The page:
As noted in the article, the first national flag, the "Stars and Bars", was visually difficult to distinguish at a distance from the Union national flag at the time, and thus made for a poor battle-flag. The various regiments went through a lot of different patterns, including the "Bonnie Blue Flag" of the song of the same name, and some pretty but cryptic banners found in regiments of Hardee's Corps, featuring various versions of white moons on blue backgrounds. I think they were derived from South Carolina's palmetto-and-crescent moon.

But the vast majority of the rebel regiments flew Confederate Battle Flags with the St. Andrews Cross throughout the majority of the war. Since the CSA was effectively a creature of its armed forces, and had placed the overwhelming majority of its white male population under arms, under flags which were usually some version of the CBF St. Andrews Cross, it makes perfect sense to use that symbol for the traditions of southern heritage, insomuch as almost every secessionist family in the south had men which fought under it.

The ugliness comes in when the CBF got appropriated by the racial groups in the Fifties. The CBF gets flown by people whose ancestors never fought for the Confederacy, and often by idiots whose ancestors fought for the Union. Of course, if racist idiots flying the CBF ought to be banned, then that sends us off the flagburning constitutional cliff, so I find myself stuck in Voltaire country with a stomach full of bile.

BTW, "States Rights" most certainly was a Southern rallying cry during and before the War. Of course it *meant* slavery and human property rights, but they definitely used that terminology. Hell, there's a general from South Carolina named States Rights Gist. Since I doubt he changed it, that means that his crazy-ass parents cared enough about the slogan to hang it on their kid, at least thirty years before the war.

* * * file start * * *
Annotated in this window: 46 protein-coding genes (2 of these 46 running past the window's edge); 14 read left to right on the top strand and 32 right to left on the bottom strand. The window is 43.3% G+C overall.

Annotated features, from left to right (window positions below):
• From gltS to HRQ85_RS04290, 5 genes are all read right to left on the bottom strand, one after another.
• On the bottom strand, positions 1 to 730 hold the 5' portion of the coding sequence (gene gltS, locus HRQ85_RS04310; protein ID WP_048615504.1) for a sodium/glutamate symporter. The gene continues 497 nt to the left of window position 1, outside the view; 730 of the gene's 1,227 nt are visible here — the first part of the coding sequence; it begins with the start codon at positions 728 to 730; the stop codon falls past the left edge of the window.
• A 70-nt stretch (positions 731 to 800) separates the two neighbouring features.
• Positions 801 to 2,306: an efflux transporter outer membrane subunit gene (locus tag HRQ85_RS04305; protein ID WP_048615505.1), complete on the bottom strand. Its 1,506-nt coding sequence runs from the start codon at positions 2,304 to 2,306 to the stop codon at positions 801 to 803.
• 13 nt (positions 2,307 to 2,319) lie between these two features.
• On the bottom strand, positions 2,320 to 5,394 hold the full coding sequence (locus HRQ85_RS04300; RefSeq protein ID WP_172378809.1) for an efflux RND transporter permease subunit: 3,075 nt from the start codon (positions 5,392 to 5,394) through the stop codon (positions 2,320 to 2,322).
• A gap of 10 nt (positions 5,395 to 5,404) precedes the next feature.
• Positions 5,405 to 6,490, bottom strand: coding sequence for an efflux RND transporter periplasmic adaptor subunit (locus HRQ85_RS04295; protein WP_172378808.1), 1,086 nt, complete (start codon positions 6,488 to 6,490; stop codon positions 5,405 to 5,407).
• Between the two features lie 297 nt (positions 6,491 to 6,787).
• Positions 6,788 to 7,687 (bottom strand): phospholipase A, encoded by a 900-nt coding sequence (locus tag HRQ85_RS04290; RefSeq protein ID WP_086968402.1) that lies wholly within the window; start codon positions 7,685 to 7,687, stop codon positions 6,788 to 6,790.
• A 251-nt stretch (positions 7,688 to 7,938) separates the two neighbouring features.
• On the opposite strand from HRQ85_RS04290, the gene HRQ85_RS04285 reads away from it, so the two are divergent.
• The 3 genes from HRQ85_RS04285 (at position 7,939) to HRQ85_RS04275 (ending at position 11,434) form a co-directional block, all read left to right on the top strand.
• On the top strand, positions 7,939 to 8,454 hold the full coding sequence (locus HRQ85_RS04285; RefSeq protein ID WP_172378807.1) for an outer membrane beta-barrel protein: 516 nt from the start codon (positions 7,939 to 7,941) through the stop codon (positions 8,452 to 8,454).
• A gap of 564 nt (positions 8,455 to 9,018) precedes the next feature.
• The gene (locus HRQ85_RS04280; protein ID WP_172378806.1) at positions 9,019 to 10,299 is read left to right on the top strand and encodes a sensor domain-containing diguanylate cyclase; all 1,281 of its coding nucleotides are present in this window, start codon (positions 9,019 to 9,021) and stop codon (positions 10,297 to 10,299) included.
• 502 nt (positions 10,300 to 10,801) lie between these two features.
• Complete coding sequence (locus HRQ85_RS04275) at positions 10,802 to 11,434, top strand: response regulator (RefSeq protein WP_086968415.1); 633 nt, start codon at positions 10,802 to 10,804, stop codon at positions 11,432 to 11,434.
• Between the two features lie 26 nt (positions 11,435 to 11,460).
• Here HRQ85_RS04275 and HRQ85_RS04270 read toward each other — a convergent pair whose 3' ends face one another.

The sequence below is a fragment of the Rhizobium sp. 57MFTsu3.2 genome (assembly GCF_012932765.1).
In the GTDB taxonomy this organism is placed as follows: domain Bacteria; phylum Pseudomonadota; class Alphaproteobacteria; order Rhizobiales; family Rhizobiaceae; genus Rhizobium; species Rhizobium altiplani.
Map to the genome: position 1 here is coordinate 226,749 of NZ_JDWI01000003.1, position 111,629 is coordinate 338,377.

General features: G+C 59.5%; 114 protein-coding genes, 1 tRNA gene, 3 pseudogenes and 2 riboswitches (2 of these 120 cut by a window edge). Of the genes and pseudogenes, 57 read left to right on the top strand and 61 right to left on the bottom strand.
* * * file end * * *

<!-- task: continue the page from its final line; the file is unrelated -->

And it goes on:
handdrummer said...

The CBF was adopted by racist groups long before the 1950's. It was used frequently by N. B. Forrest and others of his ilk when they formed the Klan during Reconstruction. The flag appears throughout that masterpiece of racism The Birth Of A Nation and is frequently iconified in the racist novels of the post Civil war era. It is a constant backdrop in photographs of lynchings. And it has flown over the government buildings of the segregationalist south since the end of Reconstruction. No one is claiming that the CBF is a postwar invention. It is however a symbol of slavery and treason. I am offended by its continued use and I am offended by the attitude of the great "Lost Cause" pretenders.

There is nothing honorable or heroic about this symbol of hatred and repression. It is the symbol of a group of people who found nothing wrong with the enslavement of their fellow men and were prepared to kill in order to maintain that foul privilege. It is a thing of great sorrow that so many from the North and South had to die to end this horror. But to insist that somehow southern whites are the victims here is a travesty of the truth and a dishonor to those who died to end this scourge.